Wednesday, August 12, 2009

Grand Rivers, Kentucky, 1956

I’ve been diligently working on a short story for days, so I decided to take a break and clean out my desk. My old diary was in the first drawer I opened, so I thumbed through the faded pages to see what I was doing on this date all those years ago.

I was in Grand Rivers, Kentucky.

It was August, 1956, and my cousin, Patsy Elsey, and I were both fifteen. When she and her family came from Indianapolis to Kentucky for their annual visit, they invited me to accompany them on a fishing trip to Kentucky Lake.

I was excited beyond words. Among the things I packed was my new outfit:  a white sleeveless blouse and a pair of bright red shorts. And my diary. I recorded everything back then, and I rarely spent a night away from home without it.
We stayed in Grand Rivers, a sleepy little town on Kentucky Lake.  Not much was there other than a grocery store, a rundown diner, an old brick schoolhouse and a small concrete motel, where we stayed for a week.

Patsy Elsey and I hurriedly unpacked and rushed outside where the only moving object was an elderly woman sweeping the porch of the grocery store across the street.
“There is nothing going on in this one-horse town!” I said.
“No boys anywhere!” said Patsy Elsey.
We could not have been more wrong.
The next morning, Uncle Terrell and Aunt Eva and the boys rose at the crack of dawn and headed for the lake with their fishing gear. Much later, when Patsy Elsey and I got up, we plopped down in folding chairs on the motel lawn, sipping our coffee and mourning our fate.

“What are we going to DO all week in this hick town?” said Patsy Elsey.
It was then that we spotted two teenage boys sauntering down the road directly in front of us. Across the street, three boys were exiting the grocery store. Several more were milling around in front of the diner.
All were staring at us.
After that, boys were everywhere. When we walked out the door each morning, two or three were perched on the steps of the grocery, others ambling up and down the road. When we took long walks each day, several tagged along. When we went swimming, they were there. Always at a distance.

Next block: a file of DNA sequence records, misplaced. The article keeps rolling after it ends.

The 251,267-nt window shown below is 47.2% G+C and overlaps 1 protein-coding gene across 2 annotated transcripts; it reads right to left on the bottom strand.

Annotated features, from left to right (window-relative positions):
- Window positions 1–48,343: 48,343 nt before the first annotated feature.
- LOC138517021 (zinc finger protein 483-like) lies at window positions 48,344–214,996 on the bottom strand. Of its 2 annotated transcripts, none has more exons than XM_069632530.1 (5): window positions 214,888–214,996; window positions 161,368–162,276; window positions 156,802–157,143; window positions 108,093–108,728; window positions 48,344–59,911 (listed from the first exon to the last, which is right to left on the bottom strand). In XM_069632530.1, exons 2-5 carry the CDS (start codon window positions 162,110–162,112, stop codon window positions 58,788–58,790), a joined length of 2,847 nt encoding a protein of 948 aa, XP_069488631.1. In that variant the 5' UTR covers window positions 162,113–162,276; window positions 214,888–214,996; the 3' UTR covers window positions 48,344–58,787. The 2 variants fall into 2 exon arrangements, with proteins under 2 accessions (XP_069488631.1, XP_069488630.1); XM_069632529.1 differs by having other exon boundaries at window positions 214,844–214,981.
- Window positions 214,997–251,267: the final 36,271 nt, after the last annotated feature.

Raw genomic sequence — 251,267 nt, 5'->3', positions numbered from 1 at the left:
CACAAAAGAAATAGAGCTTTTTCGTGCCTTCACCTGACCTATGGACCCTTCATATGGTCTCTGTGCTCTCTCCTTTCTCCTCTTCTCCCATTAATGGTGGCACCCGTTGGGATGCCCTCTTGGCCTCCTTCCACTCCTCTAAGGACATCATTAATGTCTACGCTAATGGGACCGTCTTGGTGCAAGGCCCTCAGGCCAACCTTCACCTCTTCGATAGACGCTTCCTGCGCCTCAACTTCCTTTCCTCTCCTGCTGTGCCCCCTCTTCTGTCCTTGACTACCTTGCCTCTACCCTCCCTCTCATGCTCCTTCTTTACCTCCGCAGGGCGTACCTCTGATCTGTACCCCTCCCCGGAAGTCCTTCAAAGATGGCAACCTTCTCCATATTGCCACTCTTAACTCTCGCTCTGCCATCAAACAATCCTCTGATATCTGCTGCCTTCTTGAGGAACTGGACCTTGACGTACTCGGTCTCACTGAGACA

We often strolled down to the diner where we sat on saggy stools at the counter sipping Cherry Cokes, munching on potato chips and chatting with Joyce, the waitress. It seemed Don’t Be Cruel or Blueberry Hill was always playing on the jukebox.

It wasn’t long before one boy after another began sidling in. Some sat at tables pretending not to notice us; others played the pinball machine, sneaking looks every now and then.
Joyce popped her gum and winked at us: “Looks like y'all got a followin.’”
One day, two more boys appeared. And they weren't too shy to talk to us. They just walked right up and introduced themselves.

Bud was a handsome, muscular boy with a deep tan; Richie was thin and pale, with freckles and the brightest red hair I had ever seen.
We were both interested in Bud, of course.

“He’s a dreamboat,” whispered Patsy Elsey.

I thought so, too. But she had the upper hand. She knew how to flirt.

“You chicks wanna go out sometime?” said Bud.

Patsy Elsey batted her eyes and gave him a coquettish smile. “Depends on what you’ve got in mind.”
As luck would have it, little red-headed Richie liked me. And every time I turned around, he was at my elbow.
“My dad’s got a boat, Brenda. Want to go for a ride?”
“No, thank you, I get real bad sunburns.”
They were not deterred.